James K. Beggan
The Free the Nipple movement is geared toward establishing equality for women in relation to men, with regard to their right to go topless in public. A further, and perhaps more significant, goal is to use the issue of toplessness to address other areas that may be problematic for women, such as animosity toward women breastfeeding in public places, body shaming, sexual violence, and unrealistic standards of female beauty. The chapter uses an ethnomethodological perspective to frame female toplessness as a breaching event, and uses autoethnographic methods to understand the movement as manifested in two public marches that took place in Louisville, Kentucky. Leadership processes, as well as the role of men in the Free the Nipple movement, are examined.
Jeremy Fyke, Bree Trisler and Kristen Lucas
On November 4, 2011, news of what would become known as the “Penn State scandal” broke after a grand jury report was released that documented former Penn State football coach Jerry Sandusky’s sexual assault of at least eight young boys. The investigation into these horrific crimes led to the revelation that Penn State leaders actively chose to conceal the abuse for fear of bad publicity. In this chapter, we foreground the intersection of sexuality and leadership in this case. To analyze the failed communication within this case, we provide a focal narrative reconstructed from grand jury testimony and the Freeh Report. We demonstrate how the topic of sexuality—along with its taboos in workplaces generally but especially within locker rooms, in athletics, and among authority figures—led to watered-down and vague conversations, thereby exposing a lack of courage.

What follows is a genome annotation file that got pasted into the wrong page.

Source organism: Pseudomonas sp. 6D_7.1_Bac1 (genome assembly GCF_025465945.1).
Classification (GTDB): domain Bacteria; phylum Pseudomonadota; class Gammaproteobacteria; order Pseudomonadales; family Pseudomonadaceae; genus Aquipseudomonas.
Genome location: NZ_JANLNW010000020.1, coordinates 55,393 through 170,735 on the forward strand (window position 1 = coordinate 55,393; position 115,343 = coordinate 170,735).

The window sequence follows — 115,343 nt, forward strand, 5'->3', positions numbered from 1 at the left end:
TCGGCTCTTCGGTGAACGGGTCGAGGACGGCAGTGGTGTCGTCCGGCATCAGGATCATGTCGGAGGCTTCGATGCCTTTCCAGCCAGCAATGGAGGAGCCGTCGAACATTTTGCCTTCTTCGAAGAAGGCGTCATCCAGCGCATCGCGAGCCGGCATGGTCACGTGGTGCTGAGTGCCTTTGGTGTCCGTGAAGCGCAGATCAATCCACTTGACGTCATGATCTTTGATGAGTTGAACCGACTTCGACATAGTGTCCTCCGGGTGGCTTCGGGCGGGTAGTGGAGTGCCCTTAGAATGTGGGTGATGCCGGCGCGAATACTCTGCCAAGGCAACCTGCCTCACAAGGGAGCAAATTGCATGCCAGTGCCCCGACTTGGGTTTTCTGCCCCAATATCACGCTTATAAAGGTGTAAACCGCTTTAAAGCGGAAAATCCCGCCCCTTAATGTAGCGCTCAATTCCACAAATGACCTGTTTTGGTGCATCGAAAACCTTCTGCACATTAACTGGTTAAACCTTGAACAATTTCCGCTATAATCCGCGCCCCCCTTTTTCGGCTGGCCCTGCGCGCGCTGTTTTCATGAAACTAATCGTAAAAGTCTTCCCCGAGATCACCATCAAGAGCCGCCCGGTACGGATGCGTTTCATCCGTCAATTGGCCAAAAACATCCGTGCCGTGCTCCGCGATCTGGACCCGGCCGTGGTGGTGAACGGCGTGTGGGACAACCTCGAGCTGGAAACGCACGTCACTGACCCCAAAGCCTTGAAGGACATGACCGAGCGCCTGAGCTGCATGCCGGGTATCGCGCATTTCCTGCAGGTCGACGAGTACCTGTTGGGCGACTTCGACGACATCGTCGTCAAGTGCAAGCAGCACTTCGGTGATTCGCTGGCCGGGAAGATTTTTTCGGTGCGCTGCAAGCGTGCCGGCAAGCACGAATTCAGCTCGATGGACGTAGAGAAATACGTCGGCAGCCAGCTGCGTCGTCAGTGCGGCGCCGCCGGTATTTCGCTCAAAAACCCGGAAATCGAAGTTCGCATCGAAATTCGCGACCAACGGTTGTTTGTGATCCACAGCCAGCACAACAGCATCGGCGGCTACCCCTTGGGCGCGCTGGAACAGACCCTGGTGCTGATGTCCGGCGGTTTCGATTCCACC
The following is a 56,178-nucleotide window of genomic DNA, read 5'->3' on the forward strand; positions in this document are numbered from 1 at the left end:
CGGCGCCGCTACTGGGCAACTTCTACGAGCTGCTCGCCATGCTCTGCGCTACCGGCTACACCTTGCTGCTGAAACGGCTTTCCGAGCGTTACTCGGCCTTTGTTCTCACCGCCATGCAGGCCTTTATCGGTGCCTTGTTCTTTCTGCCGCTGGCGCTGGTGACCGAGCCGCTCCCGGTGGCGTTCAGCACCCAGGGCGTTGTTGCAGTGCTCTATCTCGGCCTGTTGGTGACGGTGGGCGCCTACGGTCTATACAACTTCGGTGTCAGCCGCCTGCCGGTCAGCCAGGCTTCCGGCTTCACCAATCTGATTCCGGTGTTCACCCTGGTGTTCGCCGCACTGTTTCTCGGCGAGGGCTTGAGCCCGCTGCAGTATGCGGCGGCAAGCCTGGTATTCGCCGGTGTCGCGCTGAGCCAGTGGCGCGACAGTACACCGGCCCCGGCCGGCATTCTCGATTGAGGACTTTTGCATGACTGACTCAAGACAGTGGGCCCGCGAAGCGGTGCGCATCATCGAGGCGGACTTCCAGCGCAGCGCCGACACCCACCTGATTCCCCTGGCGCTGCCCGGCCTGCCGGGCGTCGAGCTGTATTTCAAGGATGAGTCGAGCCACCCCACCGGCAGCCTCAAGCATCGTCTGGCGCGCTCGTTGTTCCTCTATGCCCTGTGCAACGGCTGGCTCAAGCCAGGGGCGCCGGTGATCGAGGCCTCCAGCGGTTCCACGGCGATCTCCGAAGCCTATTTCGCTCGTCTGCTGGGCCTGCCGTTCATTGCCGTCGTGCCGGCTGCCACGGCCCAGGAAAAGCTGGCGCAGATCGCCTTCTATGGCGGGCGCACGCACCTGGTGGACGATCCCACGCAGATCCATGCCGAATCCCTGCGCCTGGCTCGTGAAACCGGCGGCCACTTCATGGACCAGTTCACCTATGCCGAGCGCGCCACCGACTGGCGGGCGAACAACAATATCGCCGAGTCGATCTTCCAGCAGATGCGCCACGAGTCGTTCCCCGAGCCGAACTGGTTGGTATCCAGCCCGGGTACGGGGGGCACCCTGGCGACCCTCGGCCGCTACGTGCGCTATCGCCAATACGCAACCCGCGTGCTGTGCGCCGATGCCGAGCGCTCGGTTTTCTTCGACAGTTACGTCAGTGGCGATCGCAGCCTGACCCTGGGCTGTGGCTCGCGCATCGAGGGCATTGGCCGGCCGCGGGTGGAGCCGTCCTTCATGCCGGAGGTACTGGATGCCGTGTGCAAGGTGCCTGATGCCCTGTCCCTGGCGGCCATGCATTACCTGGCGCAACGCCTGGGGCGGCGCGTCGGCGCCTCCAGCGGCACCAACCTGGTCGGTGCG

This chapter explores why leaders who encounter educator sexual misconduct fail to act. Up to 10 percent of students report being the sexual target of an educator at least once during their school career. This chapter explores three scenarios explaining why the prevention of educator sexual misconduct has not been the focus of school leaders, using evidence presented in civil cases where a student has been sexually abused by an employee. Among the data points included are school district policies, training materials and requirements, hiring policies and practices, personnel files, student files, medical/mental health files, environmental scans of the school buildings, and police records from the criminal prosecution of the employee abuser. In addition, depositions of victims, school administrators and other personnel, victim families, and the abuser act as interview transcripts and, as sworn testimony, are as close to that person’s “truth” as is likely to be available.
Lesbian, gay, and bisexual (LGB) employees represent a relatively large minority group and a significant proportion of the workforce, yet are understudied in mainstream management and organization research relative to other minority groups. Moreover, LGB employees report experiencing extensive discrimination and harassment in the workplace, and there is no comprehensive federal legislation prohibiting sexual orientation discrimination, i.e., heterosexism. In the current chapter, the literatures on heterosexism and LGB-supportive workplace policies are integrated with theory and research on transformational and heroic leadership. The overarching propositions developed from this chapter are that transformational and heroic leadership are directly and indirectly related to heterosexism through the successful implementation of LGB-supportive policies.